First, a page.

“Must we, then, eliminate from society all instruction and abolish all schools? Far from it! Instruction must be spread among the masses without stint, transforming all the churches, all those temples dedicated to the glory of God and to the slavery of men, into so many schools of human emancipation. But, in the first place, let us understand each other; schools, properly speaking, in a normal society founded on equality and on respect for human liberty, will exist only for children and not for adults; and, in order that they may become schools of emancipation and not of enslavement, it will be necessary to eliminate, first of all, this fiction of God, the eternal and absolute enslaver. The whole education of children and their instruction must be founded on the scientific development of reason, not on that of faith; on the development of personal dignity and independence, not on that of piety and obedience; on the worship of truth and justice at any cost, and above all on respect for humanity, which must replace always and everywhere the worship of divinity. The principle of authority, in the education of children, constitutes the natural point of departure; it is legitimate, necessary, when applied to children of tender age, whose intelligence has not yet openly developed itself. But as the development of everything, and consequently of education, implies the gradual negation of the point of departure, this principle must diminish as fast as education and instruction advance, giving place to increasing liberty. All rational education is at bottom nothing but this progressive immolation of authority for the benefit of liberty, the final object of education necessarily being the formation of free men full of respect and love for the liberty of others. Therefore the first day of the pupils’ life, if the school takes infants scarcely able as yet to stammer a few words, should be that of the greatest authority and an almost entire absence of liberty; but its last day should be that of the greatest liberty and the absolute abolition of every vestige of the animal or divine principle of authority.” – Michael Bakunin, God and the State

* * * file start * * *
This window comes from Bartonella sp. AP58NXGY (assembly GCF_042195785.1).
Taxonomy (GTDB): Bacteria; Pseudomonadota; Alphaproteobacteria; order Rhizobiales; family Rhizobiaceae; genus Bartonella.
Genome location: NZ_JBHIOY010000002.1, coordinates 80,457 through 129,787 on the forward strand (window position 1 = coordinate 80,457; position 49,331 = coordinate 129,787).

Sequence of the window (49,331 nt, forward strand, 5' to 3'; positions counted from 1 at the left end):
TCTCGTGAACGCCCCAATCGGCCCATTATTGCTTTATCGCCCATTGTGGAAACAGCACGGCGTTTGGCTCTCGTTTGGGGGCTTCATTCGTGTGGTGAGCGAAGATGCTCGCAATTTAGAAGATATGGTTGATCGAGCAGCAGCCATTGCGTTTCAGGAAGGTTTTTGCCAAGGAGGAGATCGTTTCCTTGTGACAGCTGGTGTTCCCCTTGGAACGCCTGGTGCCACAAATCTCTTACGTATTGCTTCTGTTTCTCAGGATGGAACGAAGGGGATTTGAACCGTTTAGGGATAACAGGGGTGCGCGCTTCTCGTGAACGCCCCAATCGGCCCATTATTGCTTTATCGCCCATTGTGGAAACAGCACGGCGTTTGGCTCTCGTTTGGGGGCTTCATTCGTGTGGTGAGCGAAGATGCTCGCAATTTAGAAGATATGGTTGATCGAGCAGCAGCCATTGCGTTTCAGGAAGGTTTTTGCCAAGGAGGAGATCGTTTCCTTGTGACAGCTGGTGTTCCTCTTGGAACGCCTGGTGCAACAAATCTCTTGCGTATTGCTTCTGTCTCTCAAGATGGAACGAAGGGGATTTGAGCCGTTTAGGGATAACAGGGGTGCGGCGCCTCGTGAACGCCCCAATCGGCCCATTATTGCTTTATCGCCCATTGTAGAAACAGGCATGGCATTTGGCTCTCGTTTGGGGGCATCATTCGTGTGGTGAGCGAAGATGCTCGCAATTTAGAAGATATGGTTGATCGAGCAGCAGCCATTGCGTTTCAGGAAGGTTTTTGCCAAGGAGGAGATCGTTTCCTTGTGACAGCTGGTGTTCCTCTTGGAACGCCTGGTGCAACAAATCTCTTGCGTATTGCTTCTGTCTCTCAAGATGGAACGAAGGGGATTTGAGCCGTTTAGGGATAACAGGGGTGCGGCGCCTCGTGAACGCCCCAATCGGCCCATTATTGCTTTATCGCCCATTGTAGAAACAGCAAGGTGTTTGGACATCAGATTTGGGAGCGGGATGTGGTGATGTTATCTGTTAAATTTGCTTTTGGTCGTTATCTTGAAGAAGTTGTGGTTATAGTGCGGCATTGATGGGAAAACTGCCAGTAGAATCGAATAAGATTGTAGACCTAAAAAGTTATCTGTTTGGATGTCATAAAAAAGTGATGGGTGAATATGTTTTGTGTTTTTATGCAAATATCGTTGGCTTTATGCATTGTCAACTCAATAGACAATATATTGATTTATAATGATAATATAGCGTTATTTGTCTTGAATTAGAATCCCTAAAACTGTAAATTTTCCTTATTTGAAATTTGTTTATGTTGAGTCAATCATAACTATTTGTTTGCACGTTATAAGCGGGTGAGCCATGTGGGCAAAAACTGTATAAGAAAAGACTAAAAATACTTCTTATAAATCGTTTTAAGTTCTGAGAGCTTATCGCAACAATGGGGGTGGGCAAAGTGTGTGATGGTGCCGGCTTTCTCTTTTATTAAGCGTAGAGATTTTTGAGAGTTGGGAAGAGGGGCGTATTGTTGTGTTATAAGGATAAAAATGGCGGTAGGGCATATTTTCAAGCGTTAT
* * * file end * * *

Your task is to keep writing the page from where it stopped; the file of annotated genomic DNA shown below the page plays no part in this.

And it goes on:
“The colonial system and the extension of the world market, both of which form part of the general conditions for the existence of the manufacturing period, furnish us with rich materials for displaying the division of labor in society. This is not the place, however, for us to show how division of labor seizes upon, not only the economic, but every other sphere of society, and everywhere lays the foundation for that specialization, that development in a man of one single faculty at the expense of all others, which already caused Adam Ferguson, the master of Adam Smith, to exclaim: ‘We make a nation of Helots, and have no free citizens.'” – Karl Marx, Capital

“Originally the rights of property seemed to us to be grounded in a man’s own labor. Some such assumption was at least necessary, since only commodity-owners with equal rights confronted each other, and the sole means of appropriating the commodities of others was the alienation of a man’s own commodities, commodities which, however, could only be produced by labor. Now, however, property turns out to be the right, on the part of the capitalist, to appropriate the unpaid labor of others or its product, and the impossibility, on the part of the worker, of appropriating his own product. The separation of property from labor thus becomes the necessary consequence of a law that apparently originated in their identity.” – Karl Marx, Capital

Published by jim

Curator of things...